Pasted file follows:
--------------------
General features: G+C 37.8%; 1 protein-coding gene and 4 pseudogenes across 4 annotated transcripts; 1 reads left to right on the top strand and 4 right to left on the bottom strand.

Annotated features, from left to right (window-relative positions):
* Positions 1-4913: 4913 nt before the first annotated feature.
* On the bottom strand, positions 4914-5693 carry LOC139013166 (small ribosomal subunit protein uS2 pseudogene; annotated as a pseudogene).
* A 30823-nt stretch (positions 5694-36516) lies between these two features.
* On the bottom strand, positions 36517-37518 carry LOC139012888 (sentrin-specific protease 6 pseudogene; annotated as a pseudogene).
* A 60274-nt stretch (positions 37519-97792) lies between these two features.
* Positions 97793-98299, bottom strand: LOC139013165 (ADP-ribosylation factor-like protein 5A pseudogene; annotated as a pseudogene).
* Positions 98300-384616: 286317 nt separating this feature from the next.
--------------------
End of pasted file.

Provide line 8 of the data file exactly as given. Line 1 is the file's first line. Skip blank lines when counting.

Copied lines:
* Positions 97793-98299, bottom strand: LOC139013165 (ADP-ribosylation factor-like protein 5A pseudogene; annotated as a pseudogene).